Fascination

If I haven’t already mentioned it before, I’m FASCINATED by my cancer. I’m not joking. And I know it borders on the macabre, and maybe even insulting to others, but it’s true. In part, I’m fascinated by my cancer because I never tried to anthropomorphize it, by giving it intent, or consciousness. Cancer isn’t really my “enemy”. It’s…just..just what it is. It’s there. It’s physical. It’s a part of the world, directed by energy and evolution in the same way I’m directed by energy and evolution. We can place all this subjective morality onto everything, but ultimately, we’re just physical beings navigating our way through a physical world. Humans, mushrooms, horses, mosquitos, pine trees, planets…we’re really only separated in the most meaningful ways by our consciousness and ability to consider the happenings around us.

My cancer is no different.

And so I don’t so much “battle” or “fight” my cancer, as live with it, manage it, and do whatever is necessary to stop it from reproducing and surviving as it attempts to do the same with me. We are merely in a battle for resources and survival, just like everyone of us is in a battle for resources and survival with other people, organisms, processes and cultures around the world. It just so happens that the process I’m currently struggling with is INSIDE ME.

And that’s where my fascination begins.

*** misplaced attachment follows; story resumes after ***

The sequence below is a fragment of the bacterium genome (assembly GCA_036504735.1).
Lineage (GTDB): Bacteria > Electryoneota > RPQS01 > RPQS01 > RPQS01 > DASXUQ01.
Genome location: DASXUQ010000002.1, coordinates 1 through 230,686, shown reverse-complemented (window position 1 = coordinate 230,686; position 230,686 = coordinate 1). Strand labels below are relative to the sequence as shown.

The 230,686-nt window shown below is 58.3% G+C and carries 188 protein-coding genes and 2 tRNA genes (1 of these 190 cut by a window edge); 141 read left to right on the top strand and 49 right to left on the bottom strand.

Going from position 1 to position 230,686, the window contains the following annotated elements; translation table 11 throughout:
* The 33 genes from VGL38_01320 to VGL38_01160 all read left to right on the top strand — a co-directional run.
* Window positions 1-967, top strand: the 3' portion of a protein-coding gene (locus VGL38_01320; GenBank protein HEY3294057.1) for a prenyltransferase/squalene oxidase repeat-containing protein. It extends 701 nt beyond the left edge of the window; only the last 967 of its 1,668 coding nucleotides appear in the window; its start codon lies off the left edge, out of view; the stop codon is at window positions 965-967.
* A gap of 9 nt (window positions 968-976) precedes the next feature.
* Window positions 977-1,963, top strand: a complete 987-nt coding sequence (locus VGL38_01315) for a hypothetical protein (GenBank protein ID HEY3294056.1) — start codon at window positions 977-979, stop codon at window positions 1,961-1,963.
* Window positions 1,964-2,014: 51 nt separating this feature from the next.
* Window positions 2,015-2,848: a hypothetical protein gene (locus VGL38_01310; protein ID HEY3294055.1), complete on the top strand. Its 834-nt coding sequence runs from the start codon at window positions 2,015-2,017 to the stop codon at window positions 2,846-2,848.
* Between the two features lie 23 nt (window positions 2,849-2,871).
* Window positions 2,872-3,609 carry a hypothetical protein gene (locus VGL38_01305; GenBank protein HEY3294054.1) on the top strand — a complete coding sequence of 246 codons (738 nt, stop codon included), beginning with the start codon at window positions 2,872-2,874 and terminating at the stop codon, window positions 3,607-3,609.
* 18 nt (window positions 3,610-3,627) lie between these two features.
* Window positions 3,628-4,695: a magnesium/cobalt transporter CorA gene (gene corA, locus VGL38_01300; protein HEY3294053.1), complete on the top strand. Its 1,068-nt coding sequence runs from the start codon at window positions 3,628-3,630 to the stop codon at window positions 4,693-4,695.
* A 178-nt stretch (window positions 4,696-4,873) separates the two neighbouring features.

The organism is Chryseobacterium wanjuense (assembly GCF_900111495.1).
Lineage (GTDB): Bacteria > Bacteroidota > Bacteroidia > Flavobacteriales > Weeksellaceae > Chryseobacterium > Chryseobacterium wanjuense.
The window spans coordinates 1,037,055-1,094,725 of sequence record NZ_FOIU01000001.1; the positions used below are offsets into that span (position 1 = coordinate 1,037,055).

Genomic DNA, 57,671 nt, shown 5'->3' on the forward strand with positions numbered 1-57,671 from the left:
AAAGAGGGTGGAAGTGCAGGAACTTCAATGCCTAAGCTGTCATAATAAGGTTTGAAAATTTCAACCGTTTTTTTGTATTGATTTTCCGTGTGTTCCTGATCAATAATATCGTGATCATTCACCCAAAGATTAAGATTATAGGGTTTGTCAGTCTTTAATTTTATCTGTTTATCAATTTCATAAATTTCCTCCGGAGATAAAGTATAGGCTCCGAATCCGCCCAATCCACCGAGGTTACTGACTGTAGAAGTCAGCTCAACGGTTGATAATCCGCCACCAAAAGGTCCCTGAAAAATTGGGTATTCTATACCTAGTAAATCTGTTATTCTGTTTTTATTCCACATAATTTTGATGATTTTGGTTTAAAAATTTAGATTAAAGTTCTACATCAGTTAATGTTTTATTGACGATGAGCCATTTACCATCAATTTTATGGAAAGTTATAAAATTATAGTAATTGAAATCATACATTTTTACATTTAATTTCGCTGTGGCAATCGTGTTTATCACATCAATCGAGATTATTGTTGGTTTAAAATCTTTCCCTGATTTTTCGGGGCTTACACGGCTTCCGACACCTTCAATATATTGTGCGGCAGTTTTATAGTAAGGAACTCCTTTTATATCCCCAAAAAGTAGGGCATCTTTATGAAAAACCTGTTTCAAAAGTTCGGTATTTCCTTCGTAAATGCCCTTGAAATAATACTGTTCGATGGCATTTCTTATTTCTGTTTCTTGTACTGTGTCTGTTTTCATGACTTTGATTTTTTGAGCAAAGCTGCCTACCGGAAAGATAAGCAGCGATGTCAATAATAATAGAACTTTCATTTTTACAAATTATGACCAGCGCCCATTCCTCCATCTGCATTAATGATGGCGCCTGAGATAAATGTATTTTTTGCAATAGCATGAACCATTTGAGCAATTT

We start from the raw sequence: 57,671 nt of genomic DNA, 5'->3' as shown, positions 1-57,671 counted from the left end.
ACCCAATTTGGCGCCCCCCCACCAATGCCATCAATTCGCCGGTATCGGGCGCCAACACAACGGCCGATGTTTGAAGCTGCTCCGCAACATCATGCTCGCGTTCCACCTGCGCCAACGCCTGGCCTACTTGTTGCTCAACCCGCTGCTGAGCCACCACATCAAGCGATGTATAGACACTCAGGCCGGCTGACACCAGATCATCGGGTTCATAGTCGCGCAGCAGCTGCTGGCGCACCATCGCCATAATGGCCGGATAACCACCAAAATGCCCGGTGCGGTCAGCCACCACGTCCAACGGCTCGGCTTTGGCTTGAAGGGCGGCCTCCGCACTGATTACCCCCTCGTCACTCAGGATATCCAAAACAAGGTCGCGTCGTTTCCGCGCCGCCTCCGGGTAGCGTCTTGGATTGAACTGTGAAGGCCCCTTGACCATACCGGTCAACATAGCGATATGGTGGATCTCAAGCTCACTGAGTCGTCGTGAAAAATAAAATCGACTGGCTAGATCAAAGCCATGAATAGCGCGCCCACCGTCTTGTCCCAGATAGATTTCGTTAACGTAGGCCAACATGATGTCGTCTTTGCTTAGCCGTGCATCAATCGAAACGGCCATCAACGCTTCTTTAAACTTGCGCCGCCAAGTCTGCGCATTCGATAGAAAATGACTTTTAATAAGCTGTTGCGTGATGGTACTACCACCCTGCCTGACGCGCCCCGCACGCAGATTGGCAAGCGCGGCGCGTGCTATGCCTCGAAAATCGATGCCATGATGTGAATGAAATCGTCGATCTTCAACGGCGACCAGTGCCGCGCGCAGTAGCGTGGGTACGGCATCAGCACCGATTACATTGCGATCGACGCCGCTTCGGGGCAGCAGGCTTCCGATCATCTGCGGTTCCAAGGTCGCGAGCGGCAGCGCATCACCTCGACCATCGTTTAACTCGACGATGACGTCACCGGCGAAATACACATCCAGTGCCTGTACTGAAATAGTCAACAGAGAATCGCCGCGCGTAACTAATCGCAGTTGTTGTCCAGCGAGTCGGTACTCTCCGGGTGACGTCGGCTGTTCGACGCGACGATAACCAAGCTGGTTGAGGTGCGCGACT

My cancer isn’t an invader, so to speak, but actually a part of me. It is a part of all of us. We all have cancer, in that we all have cancer cells and they periodically reproduce. We also all have systems of checks and balances, however, which stop that reproduction. It’s a clean and efficient system that keeps everything moving along as we’d like it to happen. Sometimes though, systems fail, and that’s when cancer reproduces out of control, desperately trying to survive on the energy of it’s host, which actually keeps it alive. It’s a suicidal mechanism really.

Cancer is in all of us, but it’s not often the same. The typical representation of the cancer process is a tumor, a sort of dangerous bump, that grows on an organ and keeps expanding until it starts to cut off life support systems. That is a necessary simplification, but also just a starting point for laypersons. Cancer, as we also understand, also spreads. It leaves it’s home base and travels through lymph nodes to find other places to live within the body, to reproduce again, to make it harder to eradicate. That…is amazing. This unconscious, undirected process of cellular regeneration seemingly changes DELIBERATELY. It “gets smarter”.

And as unique as we all are as individuals, cancer is no different, so it inhabits and reproduces in the body in many different ways, eluding capture, escaping eradication, and does so on an individual basis. The saying goes, “We are all a statistic of one”, because each cancer is different, each treatment is different, and each person responds differently…making “THE cure” essentially impossible.

Which brings us back to my cancer and my fascination. So let me describe how my cancer works.